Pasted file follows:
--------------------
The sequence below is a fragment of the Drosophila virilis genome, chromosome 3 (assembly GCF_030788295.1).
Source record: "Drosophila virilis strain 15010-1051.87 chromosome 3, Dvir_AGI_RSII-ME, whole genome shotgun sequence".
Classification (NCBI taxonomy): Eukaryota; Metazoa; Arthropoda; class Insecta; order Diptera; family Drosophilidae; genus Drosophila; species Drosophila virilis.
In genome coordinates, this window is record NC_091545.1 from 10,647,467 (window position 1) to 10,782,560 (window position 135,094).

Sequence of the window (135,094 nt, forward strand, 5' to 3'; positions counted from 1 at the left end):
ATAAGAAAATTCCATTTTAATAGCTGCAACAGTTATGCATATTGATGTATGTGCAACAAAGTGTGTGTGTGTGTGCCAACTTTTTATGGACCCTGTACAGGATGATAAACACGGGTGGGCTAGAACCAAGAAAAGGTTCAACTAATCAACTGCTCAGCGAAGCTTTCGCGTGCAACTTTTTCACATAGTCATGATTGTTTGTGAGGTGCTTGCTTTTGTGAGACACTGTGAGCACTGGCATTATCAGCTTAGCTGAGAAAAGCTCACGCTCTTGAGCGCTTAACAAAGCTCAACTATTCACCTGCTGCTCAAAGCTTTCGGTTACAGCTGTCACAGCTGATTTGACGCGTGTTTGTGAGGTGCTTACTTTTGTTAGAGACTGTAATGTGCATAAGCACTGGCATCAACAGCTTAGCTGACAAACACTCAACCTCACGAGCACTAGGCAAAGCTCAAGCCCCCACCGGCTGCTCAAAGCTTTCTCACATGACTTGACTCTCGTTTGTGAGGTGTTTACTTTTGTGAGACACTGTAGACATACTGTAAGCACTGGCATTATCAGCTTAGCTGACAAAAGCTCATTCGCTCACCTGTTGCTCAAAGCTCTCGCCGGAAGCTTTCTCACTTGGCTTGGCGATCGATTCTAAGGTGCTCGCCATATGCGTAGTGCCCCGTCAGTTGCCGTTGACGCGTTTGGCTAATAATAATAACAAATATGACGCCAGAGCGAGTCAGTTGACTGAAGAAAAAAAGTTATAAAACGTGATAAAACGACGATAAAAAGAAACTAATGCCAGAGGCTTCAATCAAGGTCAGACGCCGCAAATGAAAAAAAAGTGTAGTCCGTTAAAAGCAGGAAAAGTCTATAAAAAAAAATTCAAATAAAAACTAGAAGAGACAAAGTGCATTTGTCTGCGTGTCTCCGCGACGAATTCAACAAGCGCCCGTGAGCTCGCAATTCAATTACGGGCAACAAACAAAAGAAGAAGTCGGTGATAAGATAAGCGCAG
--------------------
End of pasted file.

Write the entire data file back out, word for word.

The sequence below is a fragment of the Drosophila virilis genome, chromosome 3 (assembly GCF_030788295.1).
Source record: "Drosophila virilis strain 15010-1051.87 chromosome 3, Dvir_AGI_RSII-ME, whole genome shotgun sequence".
Classification (NCBI taxonomy): Eukaryota; Metazoa; Arthropoda; class Insecta; order Diptera; family Drosophilidae; genus Drosophila; species Drosophila virilis.
In genome coordinates, this window is record NC_091545.1 from 10,647,467 (window position 1) to 10,782,560 (window position 135,094).

Sequence of the window (135,094 nt, forward strand, 5' to 3'; positions counted from 1 at the left end):
ATAAGAAAATTCCATTTTAATAGCTGCAACAGTTATGCATATTGATGTATGTGCAACAAAGTGTGTGTGTGTGTGCCAACTTTTTATGGACCCTGTACAGGATGATAAACACGGGTGGGCTAGAACCAAGAAAAGGTTCAACTAATCAACTGCTCAGCGAAGCTTTCGCGTGCAACTTTTTCACATAGTCATGATTGTTTGTGAGGTGCTTGCTTTTGTGAGACACTGTGAGCACTGGCATTATCAGCTTAGCTGAGAAAAGCTCACGCTCTTGAGCGCTTAACAAAGCTCAACTATTCACCTGCTGCTCAAAGCTTTCGGTTACAGCTGTCACAGCTGATTTGACGCGTGTTTGTGAGGTGCTTACTTTTGTTAGAGACTGTAATGTGCATAAGCACTGGCATCAACAGCTTAGCTGACAAACACTCAACCTCACGAGCACTAGGCAAAGCTCAAGCCCCCACCGGCTGCTCAAAGCTTTCTCACATGACTTGACTCTCGTTTGTGAGGTGTTTACTTTTGTGAGACACTGTAGACATACTGTAAGCACTGGCATTATCAGCTTAGCTGACAAAAGCTCATTCGCTCACCTGTTGCTCAAAGCTCTCGCCGGAAGCTTTCTCACTTGGCTTGGCGATCGATTCTAAGGTGCTCGCCATATGCGTAGTGCCCCGTCAGTTGCCGTTGACGCGTTTGGCTAATAATAATAACAAATATGACGCCAGAGCGAGTCAGTTGACTGAAGAAAAAAAGTTATAAAACGTGATAAAACGACGATAAAAAGAAACTAATGCCAGAGGCTTCAATCAAGGTCAGACGCCGCAAATGAAAAAAAAGTGTAGTCCGTTAAAAGCAGGAAAAGTCTATAAAAAAAAATTCAAATAAAAACTAGAAGAGACAAAGTGCATTTGTCTGCGTGTCTCCGCGACGAATTCAACAAGCGCCCGTGAGCTCGCAATTCAATTACGGGCAACAAACAAAAGAAGAAGTCGGTGATAAGATAAGCGCAG